GUP Author




Evelyn Bencicova (b. Bratislava, 1992) is a visual creative specialising in photography and art direction. Informed by her background in fine art and new media studies (University for Applied Arts, Vienna), Bencicova’s practice combines her interest in contemporary culture with academic research to create a unique aesthetic space in which the conceptual meets the visual. Her work is never quite what first appears to be and graces the cover of the FRESH EYES book. GUP asked her some questions about her ways of working and visual projects.

Your series are often quite conceptual and staged, how do you come up with these concepts?

Through projects I deal with what interests me, what touches me on the outside as well as on the inside. Even if I often pick broader topics the story is partly personal, if we speak of feeling rather than concrete actions. I observe the world and decide where I want to look deeper. Of course, often I feel like I want to see everything, but it is the choice of the concept which sharpens the focus. All I do is searching, wandering in time and space, in thoughts. I’m trying to understand, to get the essence, which I will be able to communicate. To question everyday reality, relationship to it and its interpretation. My concepts are not strictly given and often develop in the process. I represents the direction more than a goal, asking questions rather than giving answers. When your goal is searching you never know what can be found.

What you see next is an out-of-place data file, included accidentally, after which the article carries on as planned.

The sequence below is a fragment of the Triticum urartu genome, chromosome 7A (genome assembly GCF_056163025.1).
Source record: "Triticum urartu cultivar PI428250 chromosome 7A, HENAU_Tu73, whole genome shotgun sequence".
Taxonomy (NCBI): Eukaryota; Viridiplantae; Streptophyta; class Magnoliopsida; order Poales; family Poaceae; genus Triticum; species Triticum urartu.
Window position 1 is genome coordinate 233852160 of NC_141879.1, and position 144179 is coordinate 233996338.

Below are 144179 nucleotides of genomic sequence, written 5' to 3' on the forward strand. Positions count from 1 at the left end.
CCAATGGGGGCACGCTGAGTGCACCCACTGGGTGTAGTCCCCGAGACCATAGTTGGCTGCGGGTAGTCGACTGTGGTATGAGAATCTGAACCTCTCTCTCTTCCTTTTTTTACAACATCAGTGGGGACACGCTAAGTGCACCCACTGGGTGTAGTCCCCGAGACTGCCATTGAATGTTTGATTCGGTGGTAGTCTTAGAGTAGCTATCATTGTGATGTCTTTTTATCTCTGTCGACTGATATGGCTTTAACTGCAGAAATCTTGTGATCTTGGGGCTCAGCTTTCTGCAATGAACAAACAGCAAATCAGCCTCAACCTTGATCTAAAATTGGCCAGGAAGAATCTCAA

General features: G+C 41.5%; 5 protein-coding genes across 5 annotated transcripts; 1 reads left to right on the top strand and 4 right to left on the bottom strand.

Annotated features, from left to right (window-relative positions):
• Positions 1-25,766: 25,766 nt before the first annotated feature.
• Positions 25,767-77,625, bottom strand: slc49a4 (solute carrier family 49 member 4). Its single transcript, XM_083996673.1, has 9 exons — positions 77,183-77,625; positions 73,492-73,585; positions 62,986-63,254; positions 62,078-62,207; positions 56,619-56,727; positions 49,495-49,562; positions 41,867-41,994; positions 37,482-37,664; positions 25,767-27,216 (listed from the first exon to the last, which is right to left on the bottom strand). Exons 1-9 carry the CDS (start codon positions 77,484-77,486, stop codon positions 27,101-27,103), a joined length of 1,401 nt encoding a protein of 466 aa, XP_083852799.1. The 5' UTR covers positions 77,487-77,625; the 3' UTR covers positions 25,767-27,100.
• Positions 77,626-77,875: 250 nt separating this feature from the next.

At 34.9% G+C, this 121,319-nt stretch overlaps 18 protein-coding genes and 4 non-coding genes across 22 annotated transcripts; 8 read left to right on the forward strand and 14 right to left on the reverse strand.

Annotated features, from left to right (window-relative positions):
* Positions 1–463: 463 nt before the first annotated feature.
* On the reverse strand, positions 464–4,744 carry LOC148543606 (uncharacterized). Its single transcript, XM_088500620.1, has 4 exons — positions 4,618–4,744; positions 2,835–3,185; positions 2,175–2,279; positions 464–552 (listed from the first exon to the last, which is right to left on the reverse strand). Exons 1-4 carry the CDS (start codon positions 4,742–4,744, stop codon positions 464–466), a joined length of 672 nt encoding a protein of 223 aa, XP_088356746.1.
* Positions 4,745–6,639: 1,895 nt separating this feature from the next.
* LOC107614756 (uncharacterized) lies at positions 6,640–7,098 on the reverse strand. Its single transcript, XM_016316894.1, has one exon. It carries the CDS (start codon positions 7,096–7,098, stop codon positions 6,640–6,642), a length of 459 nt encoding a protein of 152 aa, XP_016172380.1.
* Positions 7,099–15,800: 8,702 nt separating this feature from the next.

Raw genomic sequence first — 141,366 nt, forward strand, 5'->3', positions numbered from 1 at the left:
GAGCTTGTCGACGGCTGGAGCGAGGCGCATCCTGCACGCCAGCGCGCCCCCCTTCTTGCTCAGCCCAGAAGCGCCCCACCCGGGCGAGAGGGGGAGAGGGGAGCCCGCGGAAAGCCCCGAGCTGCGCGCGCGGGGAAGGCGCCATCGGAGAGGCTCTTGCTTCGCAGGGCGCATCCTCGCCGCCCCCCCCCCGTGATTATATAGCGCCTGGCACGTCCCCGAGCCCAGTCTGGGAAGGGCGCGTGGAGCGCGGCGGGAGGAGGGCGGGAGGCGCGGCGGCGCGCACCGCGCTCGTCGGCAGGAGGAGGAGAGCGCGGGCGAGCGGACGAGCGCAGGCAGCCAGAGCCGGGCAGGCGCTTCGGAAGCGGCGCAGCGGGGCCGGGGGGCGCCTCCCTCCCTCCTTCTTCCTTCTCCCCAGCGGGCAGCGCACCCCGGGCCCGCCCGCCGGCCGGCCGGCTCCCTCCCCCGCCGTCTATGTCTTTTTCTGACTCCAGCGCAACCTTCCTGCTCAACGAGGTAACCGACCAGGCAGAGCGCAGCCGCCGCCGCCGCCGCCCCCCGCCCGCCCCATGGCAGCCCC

Your project ‘asymptote’ feels eery and almost dystopian. Could you tell us more about this project?

Interesting question, it is difficult to define dystopia as different people have different values and views of life and society. My personal dystopia is a shopping mall.

Asymptote uses architectonic sites that are authentic to the era of socialism. Places, former symbols of power and greatness, elevated in order to make the person feel small. Today they stand still, stripped of essential purpose, abandoned or forgotten like a gravestones of their former glory. Asymptote merges past and present, by reflecting on one at the time of the other.

At the basis of the project lies a historical foundation that collaborates with a fictional scenario to blur the lines between reality and memory. Like a fiction based on truth. Authentic testimonies and archive materials are reinterpreted by contemporary digital language. The goal is not only to reflect on the past, but most importantly to address the current state of society and its values.

All body form in the project is folded within the space to shape a coherent geometrical composition, a symbol of the regime itself. People create a pattern. Each one is stripped of their own individuality to become a unified form, creating a society where every difference is an anomaly in the system.

Asymptote of a curve is a line such, that coming ever closer they tend towards infinity but will never touch. It is endless desire and longing, belief in and fight for future which is not approachable in reality. Or is it simply a lie?